Too Many Glass Jars Lying Around? Here Are 11 Cool Ideas For Reusing Them

We all know that mason jars are super hip in home decor right now, but what about jars in general? Because jars come in all shapes an sizes, not just the classic mason style, and chances are that if you buy peanut butter, spices, jams, and much more, you have some old glass jars floating around. Sure, you could put them in the recycling, but that's not really how we roll here at Networx, where the "reuse" part of "reduce, reuse, recycle" is taken extremely seriously.

Without further ado, 11 uses for jars:

Food Preservation
Mason jars aren't the only ones that can be used for home canning. A word of caution, though: your jars need to be airtight for food safety. If they aren't, harmful bacteria could colonise your food, and that might make someone very sick.

(Photo by Andres Rodriguez/Flickr Creative Commons)
Wind-Safe Votive Holders
If you want to light candles outside, do it in a jar. Make sure you use a heat-tested glass that can handle the warmth (candles get surprisingly hot!) and place it in a stable location (or hang it from a sturdy chain). The glass will prevent a blowout, and it will also reduce the risk of fire.

(Photo by Nancy Hann/Flickr Creative Commons)
Planters And Terrariums
For this one, you're going to need to be able to drill through the bottom of the jar to create drainage. If you're not comfortable working with glass, contact a Dallas handyman and ask for help. Jars make great planters for those of us who like to watch roots grow, and want to have something a little funky and offbeat to display plants in!

You can also use jars to make a terrarium, if you love creating encapsulated little worlds!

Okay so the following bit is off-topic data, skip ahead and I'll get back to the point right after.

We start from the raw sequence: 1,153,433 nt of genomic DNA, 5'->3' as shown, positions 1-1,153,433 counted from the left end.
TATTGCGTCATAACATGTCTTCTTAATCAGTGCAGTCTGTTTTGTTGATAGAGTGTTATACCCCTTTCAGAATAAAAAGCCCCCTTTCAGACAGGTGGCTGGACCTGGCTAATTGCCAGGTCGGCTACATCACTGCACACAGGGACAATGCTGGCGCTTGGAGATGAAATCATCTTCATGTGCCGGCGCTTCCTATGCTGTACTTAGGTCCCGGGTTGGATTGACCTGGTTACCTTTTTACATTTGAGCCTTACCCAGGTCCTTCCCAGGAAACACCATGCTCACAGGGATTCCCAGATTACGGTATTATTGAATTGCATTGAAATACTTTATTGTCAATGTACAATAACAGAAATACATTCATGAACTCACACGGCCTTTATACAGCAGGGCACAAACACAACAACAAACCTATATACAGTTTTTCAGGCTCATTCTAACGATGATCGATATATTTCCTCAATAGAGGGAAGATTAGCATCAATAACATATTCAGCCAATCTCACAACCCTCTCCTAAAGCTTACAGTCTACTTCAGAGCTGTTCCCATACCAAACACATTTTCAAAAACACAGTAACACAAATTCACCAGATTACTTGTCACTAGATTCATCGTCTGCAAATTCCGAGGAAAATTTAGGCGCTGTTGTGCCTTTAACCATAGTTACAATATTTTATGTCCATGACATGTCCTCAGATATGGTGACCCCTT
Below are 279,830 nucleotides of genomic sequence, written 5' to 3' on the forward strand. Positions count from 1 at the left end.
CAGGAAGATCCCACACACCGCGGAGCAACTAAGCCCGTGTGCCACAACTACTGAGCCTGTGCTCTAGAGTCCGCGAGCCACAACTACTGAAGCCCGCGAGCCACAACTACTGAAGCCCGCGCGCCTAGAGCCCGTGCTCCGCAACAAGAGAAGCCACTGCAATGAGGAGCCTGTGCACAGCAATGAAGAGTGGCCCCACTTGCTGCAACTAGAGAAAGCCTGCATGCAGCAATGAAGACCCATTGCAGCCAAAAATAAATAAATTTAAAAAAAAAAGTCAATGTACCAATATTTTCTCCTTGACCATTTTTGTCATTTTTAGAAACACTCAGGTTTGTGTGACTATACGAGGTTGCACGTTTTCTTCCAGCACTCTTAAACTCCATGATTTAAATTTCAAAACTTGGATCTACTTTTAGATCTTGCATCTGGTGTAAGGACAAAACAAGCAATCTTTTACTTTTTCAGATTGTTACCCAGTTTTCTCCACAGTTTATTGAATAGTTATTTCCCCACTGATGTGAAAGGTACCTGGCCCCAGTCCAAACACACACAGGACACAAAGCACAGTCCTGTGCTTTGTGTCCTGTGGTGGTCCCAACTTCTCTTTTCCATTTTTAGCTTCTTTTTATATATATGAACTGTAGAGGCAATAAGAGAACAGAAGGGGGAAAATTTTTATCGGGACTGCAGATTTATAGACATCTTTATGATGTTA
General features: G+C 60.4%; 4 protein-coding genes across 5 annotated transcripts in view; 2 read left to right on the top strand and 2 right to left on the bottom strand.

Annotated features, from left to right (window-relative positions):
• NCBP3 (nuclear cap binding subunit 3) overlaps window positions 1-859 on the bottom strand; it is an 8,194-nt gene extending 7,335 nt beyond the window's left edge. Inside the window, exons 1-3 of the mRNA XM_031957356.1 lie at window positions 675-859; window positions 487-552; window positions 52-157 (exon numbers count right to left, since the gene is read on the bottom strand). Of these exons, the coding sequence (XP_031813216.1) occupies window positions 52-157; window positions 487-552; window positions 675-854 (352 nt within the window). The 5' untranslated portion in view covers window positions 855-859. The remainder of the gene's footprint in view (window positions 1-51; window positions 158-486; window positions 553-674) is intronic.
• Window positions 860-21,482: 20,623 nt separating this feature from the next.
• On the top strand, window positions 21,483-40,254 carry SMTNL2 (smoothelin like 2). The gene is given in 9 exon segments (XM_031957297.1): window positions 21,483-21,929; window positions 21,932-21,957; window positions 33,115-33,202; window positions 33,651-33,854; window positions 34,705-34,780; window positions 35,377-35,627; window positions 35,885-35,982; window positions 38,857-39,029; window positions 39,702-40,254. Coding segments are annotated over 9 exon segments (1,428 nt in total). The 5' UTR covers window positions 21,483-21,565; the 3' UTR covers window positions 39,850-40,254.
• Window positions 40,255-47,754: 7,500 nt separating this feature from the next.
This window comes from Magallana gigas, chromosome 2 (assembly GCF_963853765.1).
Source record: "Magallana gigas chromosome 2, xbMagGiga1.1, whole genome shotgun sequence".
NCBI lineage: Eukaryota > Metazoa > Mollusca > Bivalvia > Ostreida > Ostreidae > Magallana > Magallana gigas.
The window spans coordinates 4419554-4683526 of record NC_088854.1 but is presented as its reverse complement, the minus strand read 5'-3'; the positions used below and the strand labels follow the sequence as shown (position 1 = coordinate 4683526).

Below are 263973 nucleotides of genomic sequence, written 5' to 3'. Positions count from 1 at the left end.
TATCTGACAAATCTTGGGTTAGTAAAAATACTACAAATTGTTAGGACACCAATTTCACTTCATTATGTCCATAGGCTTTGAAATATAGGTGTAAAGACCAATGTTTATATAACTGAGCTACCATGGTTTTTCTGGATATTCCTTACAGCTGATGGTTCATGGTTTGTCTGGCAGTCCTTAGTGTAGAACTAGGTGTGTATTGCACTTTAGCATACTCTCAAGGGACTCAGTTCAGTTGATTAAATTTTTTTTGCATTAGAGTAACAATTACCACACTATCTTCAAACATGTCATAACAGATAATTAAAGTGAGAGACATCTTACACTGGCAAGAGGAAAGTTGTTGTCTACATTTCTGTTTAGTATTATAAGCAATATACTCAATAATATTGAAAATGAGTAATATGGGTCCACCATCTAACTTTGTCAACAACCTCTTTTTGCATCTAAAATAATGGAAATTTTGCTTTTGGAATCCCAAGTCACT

(Photo by vintagecat/Flickr Creative Commons)
This is a brilliant project from a PopSugar member: keep sewing supplies in the jar, and turn the lid into a pincushion! It's super cute, and it's also easy to keep track of what you have inside thanks to the transparent glass.

(Photo by Natalie Parker/Flickr Creative Commons)
Baking And Cooking Kits
If you can't give the gift of homemade food, consider a recipe in a jar. Give away little jars filled with spice mixes as wedding favors, make a scone mix in a jar, and more. They're great presents for friends, and they provide an excellent new lease on life for old jars.

(Photo by pinkhippodesign/Flickr Creative Commons)
Storage For Spices And Bulk Items
An obvious use for old jars, but one that bears another look! You can use chalkboard paint to cover the lids of old jars so you don't have to look at a jumble of factory-etched labels, and you'll have a spice drawer that's easier to manage and organize. While old jars may not have the convenience of spice jars in matching sizes and shapes, you can use that to your advantage in a rustic spice rack or display.

(Photo by Sharon Drummond/Flickr Creative Commons)
Need I say more? Not a pie fan? How about cheesecake?

(Photo by Melissa Bernais/Flickr Creative Commons)
Natural Room Scents
Want fresh, sweet, interesting smells in the house without artificial scents or harsh chemicals? These natural room scents reuse jars in a creative way!

(Photo by Annabelle Orozco/Flickr Creative Commons)
Seed Storage
Want to keep track of your seeds and make sure they don't wander away? Use jars for seed storage -- but keep them in a cool dry place so they don't accidentally cook or get any wayward ideas about sprouting!

(Photo by Jonathan Cohen/Flickr Creative Commons)
Speaking of which, jars are perfect for sprouting so you can have fresh sprouts to use on salads and sandwiches and in stir fries. Want some tips on sprouting at home?

(Photo by I Believe I Can Fry/Flickr Creative Commons)
Craft, Hardware And Other Small Object Organizing
Recycled jars are a lifesaver in your DIY carpentry workshop and craft room, where they can tame sloppy messes of random items. Use jars to separate different kinds of screws and nails, keep yarn and twine coiled (punch a small hole in the life to create a yarn dispenser!), and more.

(Photo by ethan john/Flickr Creative Commons)

Katie Marks writes for Networx.com.

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